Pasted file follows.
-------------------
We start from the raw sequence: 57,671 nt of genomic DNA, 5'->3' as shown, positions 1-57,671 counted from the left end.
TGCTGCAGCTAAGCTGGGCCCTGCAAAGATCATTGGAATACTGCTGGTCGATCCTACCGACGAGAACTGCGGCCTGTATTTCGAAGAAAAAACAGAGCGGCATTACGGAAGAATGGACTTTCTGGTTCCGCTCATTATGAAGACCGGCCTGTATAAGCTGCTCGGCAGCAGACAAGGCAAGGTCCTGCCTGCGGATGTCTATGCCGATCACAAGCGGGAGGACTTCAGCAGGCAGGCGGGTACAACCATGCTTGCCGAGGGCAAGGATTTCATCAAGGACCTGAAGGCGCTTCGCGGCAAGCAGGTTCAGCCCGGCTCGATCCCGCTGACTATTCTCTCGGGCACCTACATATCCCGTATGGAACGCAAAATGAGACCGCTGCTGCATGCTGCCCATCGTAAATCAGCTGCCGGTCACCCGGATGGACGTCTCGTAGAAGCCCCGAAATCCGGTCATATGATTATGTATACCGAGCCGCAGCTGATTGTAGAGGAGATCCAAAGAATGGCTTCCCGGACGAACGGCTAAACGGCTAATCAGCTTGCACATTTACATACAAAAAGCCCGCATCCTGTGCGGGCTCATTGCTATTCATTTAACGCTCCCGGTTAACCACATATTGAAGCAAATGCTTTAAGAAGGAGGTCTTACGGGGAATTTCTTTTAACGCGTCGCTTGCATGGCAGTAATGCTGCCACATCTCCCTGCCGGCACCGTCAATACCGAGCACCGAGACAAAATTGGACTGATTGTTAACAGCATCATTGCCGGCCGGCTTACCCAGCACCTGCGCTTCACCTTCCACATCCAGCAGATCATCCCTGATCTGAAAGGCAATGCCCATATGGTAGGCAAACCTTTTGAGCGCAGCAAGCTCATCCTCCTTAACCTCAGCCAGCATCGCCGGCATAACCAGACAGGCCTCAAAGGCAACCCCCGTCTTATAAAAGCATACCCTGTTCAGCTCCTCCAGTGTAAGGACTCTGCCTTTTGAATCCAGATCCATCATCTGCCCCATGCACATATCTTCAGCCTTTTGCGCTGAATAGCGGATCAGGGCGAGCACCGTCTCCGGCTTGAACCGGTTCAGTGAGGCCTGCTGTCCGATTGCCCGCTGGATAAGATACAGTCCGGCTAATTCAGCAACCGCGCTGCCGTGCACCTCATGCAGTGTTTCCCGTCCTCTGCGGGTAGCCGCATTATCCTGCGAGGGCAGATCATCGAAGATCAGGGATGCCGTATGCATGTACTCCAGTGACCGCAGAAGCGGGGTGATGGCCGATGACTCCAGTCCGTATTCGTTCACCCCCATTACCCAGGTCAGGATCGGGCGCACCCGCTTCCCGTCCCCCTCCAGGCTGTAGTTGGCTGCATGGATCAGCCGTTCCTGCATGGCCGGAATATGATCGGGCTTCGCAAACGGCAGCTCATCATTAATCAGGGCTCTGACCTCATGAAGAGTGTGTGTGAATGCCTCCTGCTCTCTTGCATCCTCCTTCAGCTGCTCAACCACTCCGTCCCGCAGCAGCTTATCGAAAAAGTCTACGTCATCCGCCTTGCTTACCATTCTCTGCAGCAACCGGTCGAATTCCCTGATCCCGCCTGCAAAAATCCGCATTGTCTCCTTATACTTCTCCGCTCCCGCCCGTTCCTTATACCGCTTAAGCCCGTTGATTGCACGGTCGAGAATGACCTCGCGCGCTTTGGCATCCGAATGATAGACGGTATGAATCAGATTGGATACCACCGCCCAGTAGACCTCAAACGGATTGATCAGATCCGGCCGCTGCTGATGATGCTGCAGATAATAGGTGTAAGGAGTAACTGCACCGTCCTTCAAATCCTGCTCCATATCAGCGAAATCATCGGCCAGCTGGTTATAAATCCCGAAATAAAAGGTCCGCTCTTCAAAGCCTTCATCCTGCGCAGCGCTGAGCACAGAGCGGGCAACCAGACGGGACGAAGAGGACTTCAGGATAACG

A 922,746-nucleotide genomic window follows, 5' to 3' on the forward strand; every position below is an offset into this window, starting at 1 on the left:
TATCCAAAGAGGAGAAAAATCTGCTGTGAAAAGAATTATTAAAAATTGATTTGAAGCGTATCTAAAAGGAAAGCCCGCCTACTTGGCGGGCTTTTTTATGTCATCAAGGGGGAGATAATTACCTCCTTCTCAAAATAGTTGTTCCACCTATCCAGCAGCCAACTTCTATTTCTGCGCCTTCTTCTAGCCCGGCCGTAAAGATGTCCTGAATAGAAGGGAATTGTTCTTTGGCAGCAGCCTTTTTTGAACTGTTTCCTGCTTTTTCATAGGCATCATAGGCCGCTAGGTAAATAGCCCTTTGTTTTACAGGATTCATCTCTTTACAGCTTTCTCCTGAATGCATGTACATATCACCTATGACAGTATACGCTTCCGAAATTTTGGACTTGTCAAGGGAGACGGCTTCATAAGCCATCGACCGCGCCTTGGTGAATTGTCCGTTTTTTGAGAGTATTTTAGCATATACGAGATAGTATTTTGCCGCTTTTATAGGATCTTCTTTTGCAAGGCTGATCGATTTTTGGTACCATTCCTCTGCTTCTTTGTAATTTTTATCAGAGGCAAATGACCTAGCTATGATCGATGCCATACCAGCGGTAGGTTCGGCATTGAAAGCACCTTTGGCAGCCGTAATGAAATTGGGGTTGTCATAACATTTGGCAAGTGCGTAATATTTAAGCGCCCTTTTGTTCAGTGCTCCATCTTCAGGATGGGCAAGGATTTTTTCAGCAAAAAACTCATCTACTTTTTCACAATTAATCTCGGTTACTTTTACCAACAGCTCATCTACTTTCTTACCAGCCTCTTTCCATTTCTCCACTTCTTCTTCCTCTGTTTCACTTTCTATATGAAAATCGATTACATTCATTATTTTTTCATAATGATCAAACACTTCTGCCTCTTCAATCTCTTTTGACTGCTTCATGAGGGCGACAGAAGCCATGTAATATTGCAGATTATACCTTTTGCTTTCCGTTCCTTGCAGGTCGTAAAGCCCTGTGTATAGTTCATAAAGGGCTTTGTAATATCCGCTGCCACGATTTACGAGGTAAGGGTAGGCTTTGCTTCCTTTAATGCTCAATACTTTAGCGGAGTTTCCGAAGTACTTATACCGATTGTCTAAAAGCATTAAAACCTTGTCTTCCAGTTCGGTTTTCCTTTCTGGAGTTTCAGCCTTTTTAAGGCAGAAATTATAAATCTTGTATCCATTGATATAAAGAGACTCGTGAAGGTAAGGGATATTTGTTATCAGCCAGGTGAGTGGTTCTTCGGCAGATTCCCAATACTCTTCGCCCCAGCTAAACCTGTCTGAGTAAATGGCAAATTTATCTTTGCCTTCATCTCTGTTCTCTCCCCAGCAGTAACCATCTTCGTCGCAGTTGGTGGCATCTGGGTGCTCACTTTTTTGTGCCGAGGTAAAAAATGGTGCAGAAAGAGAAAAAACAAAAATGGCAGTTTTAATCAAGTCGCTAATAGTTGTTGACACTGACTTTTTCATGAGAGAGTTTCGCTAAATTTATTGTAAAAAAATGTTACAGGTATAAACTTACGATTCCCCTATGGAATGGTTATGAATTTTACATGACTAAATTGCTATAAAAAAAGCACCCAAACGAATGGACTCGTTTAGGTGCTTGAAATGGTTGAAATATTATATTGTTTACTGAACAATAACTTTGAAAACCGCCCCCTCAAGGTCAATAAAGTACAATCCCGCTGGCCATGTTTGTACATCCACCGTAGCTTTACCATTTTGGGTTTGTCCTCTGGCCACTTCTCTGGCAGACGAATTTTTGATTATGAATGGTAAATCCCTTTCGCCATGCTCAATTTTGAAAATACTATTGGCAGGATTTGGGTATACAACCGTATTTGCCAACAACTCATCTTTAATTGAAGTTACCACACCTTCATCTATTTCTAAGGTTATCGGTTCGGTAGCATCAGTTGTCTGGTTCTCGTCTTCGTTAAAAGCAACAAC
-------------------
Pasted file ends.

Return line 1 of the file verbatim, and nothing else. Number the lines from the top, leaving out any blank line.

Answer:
We start from the raw sequence: 57,671 nt of genomic DNA, 5'->3' as shown, positions 1-57,671 counted from the left end.